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Enforcement, Cryptocurrency and Best AML Practices Discussed at Creative Zone’s Anti-Money Laundering Session

As the UAE government has tightened its control over Anti Money Laundering Activities in the region, making the laws stricter and more regulated. Dubai’s leading business advisory firm, Creative Zone, recently organised a virtual session to develop a better understanding among business owners and professionals about the AML law, the importance of AML measures and best practices to adopt to prevent financial crimes.

The live session, which is now available on YouTube, was moderated by Lorenzo Jooris, CEO, Creative Zone. The panellist comprised- Hala Bou Alwan, founder, Hala Bou Alwan Consultancy, Malcolm Wright, Chief Compliance Officer, 100x Group, and Zeeshan Anwar Toor, General Manager, Creative Zone Tax & Accounting.

In the hour-long session, Halal Bou Alwan began by stressing the government’s commitment to making the UAE a safer financial destination, as the Middle East has a wide range of international and local banks with a global presence that conducts a variety of money services, combined with global trading hubs and geographical proximity to unstable or sanctioned locations. The UAE now has a National Committee for Combating Money Laundering and the Financing of Terrorism and Illegal Organisations, NAMLCFTC, that provides capacity building and technology assistance to companies.

Finance expert Zeeshan Toor explained that companies have become more cautious and vigilant about illicit activities in the past two years and the steps his team at Creative Zone adopt to assist companies in becoming AML compliant by regularising and streamlining their tax and accounting practices. He further described the various measures and processes that companies can adopt to proportionate the risks of money laundering, including Customer due diligence, Transaction monitoring, screening, and appointment compliance officer.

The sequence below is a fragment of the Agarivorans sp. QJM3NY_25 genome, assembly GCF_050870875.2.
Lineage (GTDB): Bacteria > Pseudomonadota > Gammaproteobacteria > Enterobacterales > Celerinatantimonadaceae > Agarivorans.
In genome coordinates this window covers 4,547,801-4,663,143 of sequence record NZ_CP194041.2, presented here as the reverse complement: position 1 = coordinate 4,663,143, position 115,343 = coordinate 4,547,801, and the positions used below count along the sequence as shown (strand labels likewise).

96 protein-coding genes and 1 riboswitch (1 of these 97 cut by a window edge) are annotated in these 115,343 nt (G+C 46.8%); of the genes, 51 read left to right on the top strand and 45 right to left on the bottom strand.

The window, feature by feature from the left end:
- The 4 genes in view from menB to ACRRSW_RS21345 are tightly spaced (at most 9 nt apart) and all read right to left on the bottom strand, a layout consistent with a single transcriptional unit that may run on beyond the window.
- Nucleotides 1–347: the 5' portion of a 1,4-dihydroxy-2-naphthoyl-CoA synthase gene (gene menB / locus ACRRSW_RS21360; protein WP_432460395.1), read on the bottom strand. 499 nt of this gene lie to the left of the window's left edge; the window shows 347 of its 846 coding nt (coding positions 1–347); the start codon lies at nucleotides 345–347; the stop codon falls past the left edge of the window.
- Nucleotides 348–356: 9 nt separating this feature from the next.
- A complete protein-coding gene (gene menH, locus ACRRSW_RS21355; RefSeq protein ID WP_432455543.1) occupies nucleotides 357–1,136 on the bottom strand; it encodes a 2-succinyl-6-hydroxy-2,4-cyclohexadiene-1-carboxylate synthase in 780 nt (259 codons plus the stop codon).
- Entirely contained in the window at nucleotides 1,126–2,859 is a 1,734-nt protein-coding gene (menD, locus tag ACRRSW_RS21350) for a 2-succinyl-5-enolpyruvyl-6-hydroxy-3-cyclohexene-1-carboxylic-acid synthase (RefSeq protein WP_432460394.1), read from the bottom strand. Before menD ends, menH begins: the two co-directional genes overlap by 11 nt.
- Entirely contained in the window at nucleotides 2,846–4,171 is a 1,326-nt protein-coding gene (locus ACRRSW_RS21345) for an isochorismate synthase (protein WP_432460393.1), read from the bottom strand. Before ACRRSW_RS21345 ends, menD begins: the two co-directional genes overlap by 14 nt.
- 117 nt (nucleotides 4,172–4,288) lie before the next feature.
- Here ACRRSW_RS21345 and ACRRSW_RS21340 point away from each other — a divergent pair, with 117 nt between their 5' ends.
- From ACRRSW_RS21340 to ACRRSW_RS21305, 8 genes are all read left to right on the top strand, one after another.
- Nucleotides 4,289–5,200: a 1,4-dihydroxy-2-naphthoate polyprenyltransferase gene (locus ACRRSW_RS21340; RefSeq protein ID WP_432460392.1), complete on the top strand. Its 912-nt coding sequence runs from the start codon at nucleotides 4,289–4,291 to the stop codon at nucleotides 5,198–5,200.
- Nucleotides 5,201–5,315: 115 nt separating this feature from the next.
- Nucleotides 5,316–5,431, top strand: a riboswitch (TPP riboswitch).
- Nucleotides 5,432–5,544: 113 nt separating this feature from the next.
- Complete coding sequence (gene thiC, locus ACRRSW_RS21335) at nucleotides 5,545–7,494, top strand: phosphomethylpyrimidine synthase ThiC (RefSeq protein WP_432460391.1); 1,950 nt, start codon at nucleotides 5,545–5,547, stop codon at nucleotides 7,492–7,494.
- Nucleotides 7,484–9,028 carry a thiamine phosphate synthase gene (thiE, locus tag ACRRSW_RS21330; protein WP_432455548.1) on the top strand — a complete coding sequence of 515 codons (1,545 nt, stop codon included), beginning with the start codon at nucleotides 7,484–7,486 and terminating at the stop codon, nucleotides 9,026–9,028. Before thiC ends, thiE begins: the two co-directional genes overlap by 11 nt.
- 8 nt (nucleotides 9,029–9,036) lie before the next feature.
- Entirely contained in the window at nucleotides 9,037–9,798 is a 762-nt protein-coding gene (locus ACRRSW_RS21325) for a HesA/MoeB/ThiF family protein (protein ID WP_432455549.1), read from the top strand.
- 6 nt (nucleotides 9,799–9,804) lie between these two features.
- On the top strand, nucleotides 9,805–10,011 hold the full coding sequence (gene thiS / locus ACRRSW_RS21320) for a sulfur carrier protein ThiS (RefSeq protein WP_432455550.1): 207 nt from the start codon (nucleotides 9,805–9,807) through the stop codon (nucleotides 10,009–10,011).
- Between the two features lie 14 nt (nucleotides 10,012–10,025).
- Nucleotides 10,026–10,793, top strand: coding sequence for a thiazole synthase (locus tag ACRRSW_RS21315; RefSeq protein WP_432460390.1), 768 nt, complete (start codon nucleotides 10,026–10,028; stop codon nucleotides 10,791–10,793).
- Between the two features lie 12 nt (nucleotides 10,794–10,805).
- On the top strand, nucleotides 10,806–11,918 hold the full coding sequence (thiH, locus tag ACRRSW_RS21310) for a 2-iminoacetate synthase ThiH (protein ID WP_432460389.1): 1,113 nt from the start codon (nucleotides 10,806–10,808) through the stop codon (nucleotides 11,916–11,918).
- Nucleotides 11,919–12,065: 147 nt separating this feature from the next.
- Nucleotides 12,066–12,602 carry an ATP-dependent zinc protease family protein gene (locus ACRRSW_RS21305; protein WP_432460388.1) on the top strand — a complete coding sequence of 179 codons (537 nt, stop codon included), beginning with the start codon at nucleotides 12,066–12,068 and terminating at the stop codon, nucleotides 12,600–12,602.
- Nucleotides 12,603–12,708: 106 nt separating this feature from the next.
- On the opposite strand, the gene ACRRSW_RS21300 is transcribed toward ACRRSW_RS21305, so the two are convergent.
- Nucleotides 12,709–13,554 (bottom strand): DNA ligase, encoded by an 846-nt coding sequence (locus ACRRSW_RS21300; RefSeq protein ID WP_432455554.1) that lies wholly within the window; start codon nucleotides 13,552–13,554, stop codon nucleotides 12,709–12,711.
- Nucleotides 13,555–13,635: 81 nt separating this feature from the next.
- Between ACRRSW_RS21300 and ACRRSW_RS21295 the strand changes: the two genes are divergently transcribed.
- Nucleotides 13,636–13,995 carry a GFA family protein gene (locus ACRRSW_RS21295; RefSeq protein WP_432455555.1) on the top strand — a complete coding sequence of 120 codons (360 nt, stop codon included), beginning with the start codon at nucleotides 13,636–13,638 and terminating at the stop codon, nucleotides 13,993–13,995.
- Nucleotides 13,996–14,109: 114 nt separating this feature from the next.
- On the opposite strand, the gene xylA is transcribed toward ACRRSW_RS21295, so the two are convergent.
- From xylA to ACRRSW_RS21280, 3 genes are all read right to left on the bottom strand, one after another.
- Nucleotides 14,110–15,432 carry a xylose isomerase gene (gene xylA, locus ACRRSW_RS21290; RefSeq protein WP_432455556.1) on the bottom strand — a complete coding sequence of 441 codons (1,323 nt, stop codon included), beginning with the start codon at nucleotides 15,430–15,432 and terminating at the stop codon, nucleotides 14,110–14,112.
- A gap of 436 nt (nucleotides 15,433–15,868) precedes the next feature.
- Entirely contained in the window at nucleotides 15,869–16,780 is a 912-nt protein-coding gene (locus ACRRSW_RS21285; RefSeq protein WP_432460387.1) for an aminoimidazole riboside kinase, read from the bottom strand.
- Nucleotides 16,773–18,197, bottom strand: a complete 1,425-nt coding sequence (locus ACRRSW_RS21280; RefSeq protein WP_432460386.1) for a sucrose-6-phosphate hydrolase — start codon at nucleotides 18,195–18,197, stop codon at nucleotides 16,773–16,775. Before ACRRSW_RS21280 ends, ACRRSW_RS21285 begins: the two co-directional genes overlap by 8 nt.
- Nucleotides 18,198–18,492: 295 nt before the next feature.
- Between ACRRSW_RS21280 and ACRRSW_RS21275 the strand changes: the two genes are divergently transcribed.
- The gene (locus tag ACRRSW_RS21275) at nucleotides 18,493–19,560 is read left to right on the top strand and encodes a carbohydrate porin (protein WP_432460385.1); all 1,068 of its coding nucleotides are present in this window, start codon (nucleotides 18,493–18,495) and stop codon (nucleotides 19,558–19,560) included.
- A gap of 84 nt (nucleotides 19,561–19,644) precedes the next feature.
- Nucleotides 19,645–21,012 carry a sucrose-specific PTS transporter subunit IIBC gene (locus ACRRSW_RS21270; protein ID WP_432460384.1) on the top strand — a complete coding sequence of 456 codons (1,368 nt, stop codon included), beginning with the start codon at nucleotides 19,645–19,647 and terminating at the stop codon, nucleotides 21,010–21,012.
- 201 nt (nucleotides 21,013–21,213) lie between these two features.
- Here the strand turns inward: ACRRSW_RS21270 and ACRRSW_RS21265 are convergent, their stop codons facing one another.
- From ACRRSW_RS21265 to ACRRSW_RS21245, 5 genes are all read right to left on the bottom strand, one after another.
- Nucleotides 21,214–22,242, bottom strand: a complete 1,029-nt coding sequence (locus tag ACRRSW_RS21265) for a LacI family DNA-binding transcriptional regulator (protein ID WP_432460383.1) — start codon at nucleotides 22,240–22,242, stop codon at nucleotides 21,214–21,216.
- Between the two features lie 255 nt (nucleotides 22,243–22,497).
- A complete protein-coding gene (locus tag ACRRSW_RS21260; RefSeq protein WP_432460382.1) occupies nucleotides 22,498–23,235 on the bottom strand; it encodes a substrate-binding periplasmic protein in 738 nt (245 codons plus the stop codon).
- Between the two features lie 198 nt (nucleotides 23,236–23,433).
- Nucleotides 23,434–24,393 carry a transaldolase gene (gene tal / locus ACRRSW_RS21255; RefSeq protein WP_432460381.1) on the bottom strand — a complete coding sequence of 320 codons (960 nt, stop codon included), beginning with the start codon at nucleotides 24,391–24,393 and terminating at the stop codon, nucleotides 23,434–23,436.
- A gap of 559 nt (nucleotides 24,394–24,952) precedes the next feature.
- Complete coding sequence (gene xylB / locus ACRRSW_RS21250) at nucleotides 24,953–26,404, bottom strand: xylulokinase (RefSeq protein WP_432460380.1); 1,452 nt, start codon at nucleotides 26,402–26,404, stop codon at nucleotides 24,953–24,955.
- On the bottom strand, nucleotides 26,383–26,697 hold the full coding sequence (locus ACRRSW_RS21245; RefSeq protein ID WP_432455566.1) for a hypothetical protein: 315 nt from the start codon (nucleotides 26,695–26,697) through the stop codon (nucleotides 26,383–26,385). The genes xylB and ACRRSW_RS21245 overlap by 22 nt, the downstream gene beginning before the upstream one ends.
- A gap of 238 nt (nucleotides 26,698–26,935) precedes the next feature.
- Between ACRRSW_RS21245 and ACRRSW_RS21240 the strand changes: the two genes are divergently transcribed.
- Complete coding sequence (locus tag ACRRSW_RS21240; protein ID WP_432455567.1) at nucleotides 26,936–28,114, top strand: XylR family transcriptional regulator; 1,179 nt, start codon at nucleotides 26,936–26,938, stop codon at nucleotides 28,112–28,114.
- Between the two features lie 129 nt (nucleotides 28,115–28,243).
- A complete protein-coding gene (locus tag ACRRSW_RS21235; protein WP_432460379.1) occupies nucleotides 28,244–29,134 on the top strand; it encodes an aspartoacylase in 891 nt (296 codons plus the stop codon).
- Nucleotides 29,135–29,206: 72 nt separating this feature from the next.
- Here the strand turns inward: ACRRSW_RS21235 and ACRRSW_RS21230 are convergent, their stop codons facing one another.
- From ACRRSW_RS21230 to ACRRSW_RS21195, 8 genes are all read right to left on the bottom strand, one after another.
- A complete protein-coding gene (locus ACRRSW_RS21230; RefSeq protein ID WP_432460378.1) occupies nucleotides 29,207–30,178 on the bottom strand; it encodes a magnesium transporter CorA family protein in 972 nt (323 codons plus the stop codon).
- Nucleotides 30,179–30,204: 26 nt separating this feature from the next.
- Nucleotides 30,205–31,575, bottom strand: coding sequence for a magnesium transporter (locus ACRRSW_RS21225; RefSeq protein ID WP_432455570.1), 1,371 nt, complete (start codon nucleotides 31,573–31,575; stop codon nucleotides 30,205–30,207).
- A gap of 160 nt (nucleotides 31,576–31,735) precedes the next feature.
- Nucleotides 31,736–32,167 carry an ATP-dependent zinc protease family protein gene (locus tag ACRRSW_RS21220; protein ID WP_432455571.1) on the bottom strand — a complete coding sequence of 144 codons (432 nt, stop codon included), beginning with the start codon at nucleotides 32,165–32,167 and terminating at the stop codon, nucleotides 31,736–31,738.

“Companies need to assess risks from a money-laundering perspective and apply policies to mitigate those risks. Senior management involvement is very crucial in implementing these policies and developing the right culture throughout the company. Equally important is to train the employees, closely monitor and update the internal infrastructure as per any updates in the legislation.” Said Zeeshan Toor.

“It is critical to carry out the ongoing obligations effectively and immediately report any suspicious transactions/activity. It is advised that sanctions lists from both the Office of Foreign Asset Control and the United Nations Security Council must be regularly checked and compared with client lists. ” Added Zeeshan.

The webinar also underlined the importance of- Know Your Customer (KYC), Know Your Supplier (KYS) and Know Your Employees (KYE). As they now have stricter regulations and requires a deep and thorough due diligence to be done more frequently. Furthermore, all applicable companies must also conduct an Anti-Money Laundering risk assessment that includes their employees, management, services, and all other aspects of the business.

The Anti-Money Laundering regulations apply to all financial institutions, Designated Non-Financial Businesses and Professionals (DNFBPs) and Non-Profit Organisation DNFBPS are the following four types of companies:

  • Brokers and real estate agents
  • Dealers in precious metals and precious stones
  • Lawyers, notaries, and other independent legal professionals and independent accountants
  • Providers of Corporate Services and Trusts 

Malcolm Wright explained that the increase in the usage of cryptocurrencies and their fast-growing role in the financial world is one of the biggest reasons such regulations are more required than ever before. As technology improves, the safety standards for digital financial security simultaneously changes. He also touched upon technological advancements in the financial industry. His ‘A-F’ list of technological advancements includes: